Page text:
Karnataka CM deserves credit for working to save Bangalore

Bruhat Bengaluru Mahanagara Palike has begun to hit the big fish where it hurts.

 |  4-minute read |   14-08-2016
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Let credit be given where it is due.

Chief minister Siddaramaiah has cracked the whip on errant Bangalore.

Make no mistake, it wouldn't have been an easy decision, given the vice-like grip the real estate lobby has on the city's political ecosystem, not to discount the influence of the information technology (IT), biotechnology (BT) and hospitality sector.

In India's Independence Day month, Bangalore seems determined to gain independence from corruption and malpractices by vested groups, government and even citizens.

It is an exercise to reclaim the city and save it.

Siddaramaiah has held the Bangalore city portfolio, ever since his trusted aide KJ George had to quit in ignominy, after DSP MK Ganapathy named him as one of the persons who was making life difficult for him.

Also read: Bengaluru, Gurugram rains: Are names of cities more important than people?

The DSP committed suicide and George had no option but to put in his papers once the FIR included his name.

The chief minister has now gone for the jugular, trying to save and revive Bangalore which, by way of unregulated growth, is in the ICU.

After Bangalore was flooded on July 29, Siddaramaiah has given a free hand to the Bruhat Bengaluru Mahanagara Palike (BBMP), the municipal body of the city, to retrieve storm water drains, some 2,000 of them.

The majority of them, located along a length of 857 km, have been encroached upon, which means rainwater has no way to reach the lakes and tanks, and ends up flooding different parts of India's Silicon Valley.

sid-embed_081416061752.jpg CM Siddaramaiah has held the Bangalore city portfolio ever since his trusted aide KJ George had to quit in ignominy.

This has meant upsetting the citizens who have built their homes with BBMP permission and are angry that the same civic body is telling them it is unauthorised now.

On that day in Bangalore, when it rained 250 mm of rain, the highest in five decades, some 600 homes went under water.

So now when it is a question of ensuring against a Chennai-like situation in Bangalore, everything is fair in love and legally authorised demolitions.

The High Court of Karnataka has backed the government's efforts to restore Bangalore to its days of glory.

That has meant 1,923 constructions will be history. Of that list, 800-odd have already been reduced to rubble.

Now as some storm water drains that were buried under concrete are resurfacing, the government is gloating over its Operation Saving Bangalore.

The chief minister's office tweeted a photograph with the caption: "Storm water drains being rediscovered in Namma Bengaluru."

The next big test for Siddaramaiah will be to go after the big land sharks who have gobbled up lake beds in Bangalore.

Also read: Siddaramaiah has turned Karnataka into a graveyard for bureaucrats

From a city of 261 lakes, Bangalore today has only 68, with both government and the private sector equally to blame for encroachments.

The Karnataka Assembly-appointed KB Koliwad committee on tank encroachment in Bangalore reported this year that 11,595 organisations and people had encroached upon 10,472 acres of lake and tank beds.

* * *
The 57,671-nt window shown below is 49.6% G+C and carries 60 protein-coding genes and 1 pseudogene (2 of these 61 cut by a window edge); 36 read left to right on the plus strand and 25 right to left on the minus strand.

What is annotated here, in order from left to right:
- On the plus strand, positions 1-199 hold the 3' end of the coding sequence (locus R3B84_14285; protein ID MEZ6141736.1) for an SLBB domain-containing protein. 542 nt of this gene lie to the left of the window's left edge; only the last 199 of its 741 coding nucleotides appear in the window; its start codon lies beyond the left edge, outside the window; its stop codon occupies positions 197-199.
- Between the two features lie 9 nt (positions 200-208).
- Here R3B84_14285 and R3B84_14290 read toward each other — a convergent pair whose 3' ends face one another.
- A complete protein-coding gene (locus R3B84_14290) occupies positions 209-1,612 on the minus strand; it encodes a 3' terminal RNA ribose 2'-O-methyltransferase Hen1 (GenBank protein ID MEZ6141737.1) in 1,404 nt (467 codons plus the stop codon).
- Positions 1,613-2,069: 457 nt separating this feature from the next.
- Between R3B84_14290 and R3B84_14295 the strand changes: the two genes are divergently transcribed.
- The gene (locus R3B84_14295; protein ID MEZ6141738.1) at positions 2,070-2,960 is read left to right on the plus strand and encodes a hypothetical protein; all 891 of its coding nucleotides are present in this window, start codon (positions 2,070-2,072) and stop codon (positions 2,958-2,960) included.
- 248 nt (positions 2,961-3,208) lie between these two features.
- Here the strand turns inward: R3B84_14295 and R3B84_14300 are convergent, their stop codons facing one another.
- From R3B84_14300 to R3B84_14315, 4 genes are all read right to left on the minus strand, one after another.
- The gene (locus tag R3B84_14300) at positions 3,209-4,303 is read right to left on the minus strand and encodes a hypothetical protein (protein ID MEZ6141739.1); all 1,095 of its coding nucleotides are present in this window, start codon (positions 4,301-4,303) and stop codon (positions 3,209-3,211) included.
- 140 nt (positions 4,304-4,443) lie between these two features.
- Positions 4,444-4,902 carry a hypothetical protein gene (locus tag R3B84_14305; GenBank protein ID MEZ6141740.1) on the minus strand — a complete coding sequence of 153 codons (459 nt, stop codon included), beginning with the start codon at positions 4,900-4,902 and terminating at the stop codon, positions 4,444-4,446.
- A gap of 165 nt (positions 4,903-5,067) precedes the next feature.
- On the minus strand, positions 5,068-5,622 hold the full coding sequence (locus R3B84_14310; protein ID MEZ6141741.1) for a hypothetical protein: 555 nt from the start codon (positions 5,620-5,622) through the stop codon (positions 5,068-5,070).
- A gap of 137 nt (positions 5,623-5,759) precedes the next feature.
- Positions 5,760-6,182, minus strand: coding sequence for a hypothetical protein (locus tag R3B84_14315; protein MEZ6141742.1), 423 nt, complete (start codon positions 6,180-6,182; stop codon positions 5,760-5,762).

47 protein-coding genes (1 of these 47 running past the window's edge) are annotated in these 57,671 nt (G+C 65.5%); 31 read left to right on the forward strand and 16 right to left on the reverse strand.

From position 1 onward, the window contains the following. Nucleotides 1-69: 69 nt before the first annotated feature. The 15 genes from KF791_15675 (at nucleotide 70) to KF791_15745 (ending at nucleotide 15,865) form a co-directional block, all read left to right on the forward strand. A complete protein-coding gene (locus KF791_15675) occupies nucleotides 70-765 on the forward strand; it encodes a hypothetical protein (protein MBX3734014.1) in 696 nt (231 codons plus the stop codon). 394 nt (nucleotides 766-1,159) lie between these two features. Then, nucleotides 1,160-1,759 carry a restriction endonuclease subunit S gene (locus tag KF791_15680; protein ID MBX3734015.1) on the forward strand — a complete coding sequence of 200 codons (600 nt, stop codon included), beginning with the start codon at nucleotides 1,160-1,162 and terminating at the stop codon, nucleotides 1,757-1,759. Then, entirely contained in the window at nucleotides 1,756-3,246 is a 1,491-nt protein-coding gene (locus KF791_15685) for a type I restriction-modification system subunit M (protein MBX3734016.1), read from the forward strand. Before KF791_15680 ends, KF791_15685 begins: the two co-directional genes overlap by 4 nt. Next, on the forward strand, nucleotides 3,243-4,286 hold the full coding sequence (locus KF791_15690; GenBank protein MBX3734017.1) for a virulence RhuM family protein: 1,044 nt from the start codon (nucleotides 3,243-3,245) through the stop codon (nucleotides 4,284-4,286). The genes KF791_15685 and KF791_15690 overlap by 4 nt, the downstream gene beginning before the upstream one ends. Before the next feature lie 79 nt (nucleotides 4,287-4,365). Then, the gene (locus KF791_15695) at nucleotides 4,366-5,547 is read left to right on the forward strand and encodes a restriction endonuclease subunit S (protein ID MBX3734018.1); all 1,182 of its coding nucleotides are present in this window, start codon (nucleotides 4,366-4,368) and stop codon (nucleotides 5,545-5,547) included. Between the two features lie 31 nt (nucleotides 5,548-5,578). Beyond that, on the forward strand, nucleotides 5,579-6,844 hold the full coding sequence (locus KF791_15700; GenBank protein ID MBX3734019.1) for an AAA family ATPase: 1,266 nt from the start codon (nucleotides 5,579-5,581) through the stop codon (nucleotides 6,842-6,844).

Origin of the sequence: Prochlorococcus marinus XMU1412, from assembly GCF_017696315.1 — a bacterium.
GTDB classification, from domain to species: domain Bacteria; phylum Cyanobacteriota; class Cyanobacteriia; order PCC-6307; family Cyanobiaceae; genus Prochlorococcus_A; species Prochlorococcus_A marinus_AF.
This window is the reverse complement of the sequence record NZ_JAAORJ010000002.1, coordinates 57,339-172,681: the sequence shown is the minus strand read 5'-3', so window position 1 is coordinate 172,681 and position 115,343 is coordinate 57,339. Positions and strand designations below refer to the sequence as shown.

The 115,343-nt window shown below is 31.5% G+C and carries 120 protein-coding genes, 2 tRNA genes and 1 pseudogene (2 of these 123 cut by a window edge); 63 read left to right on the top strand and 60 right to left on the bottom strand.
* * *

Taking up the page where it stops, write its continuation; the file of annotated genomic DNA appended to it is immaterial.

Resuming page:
An Indian Institute of Science study in 2016 found that 98 per cent of the city's lakes are encroached upon and 90 per cent polluted by sewage, with the foaming Bellandur lake a representative image of a city that needs an urgent fix.

That the BBMP means business is evident from the manner in which it has begun to hit the big fish where it hurts.

Charged with targeting only middle class localities, the BBMP went after commercial property tax defaulters by shaming them in full media glare.

JW Marriott hotel, which reportedly defaulted on payment of Rs 5.59 crore as property tax, was embarrassed when BBMP officials took away the hotel furniture kept in the lobby.

They relented only after the amount was cleared.

swd-1-embed_081416061652.jpg Storm water drains buried under concrete are resurfacing in the city.

IT major Intel was another firm that had defaulted on payment of property tax to the tune of Rs 34 crore.

The BBMP reached the gates of the tech giant with garbage trucks and threatened to dump it inside their premises.

They left only after securing a written undertaking that half the amount will be paid by the end of August.

The BBMP did not spare itself either. On Thursday, it brought down a few of its own offices which were built 25 years ago on a storm water drain in Srinagar area of Bangalore.

It has taken action against 20 BBMP officials, both serving and retired, who had given permissions for these encroachments.

Also read: Why India's IT capital needs a development minister now

Taking on the builder lobby, three developers have been penalised.

The drive against middle class citizens of Bangalore was the easy part.

Pressure on Siddaramaiah will begin if and when he directs his bulldozers towards the lake beds, which are now home to many glitzy shopping malls and other high-rise commercial and residential complexes.

The chief minister has the Supreme Court and National Green Tribunal's backing, which had fined big real estate groups for constructions on the lake bed.

With Siddaramaiah biting the bullet, Karnataka's Congress government has an opportunity like never before.

Writer

TS Sudhir TS Sudhir @iamtssudhir

The writer is a journalist.

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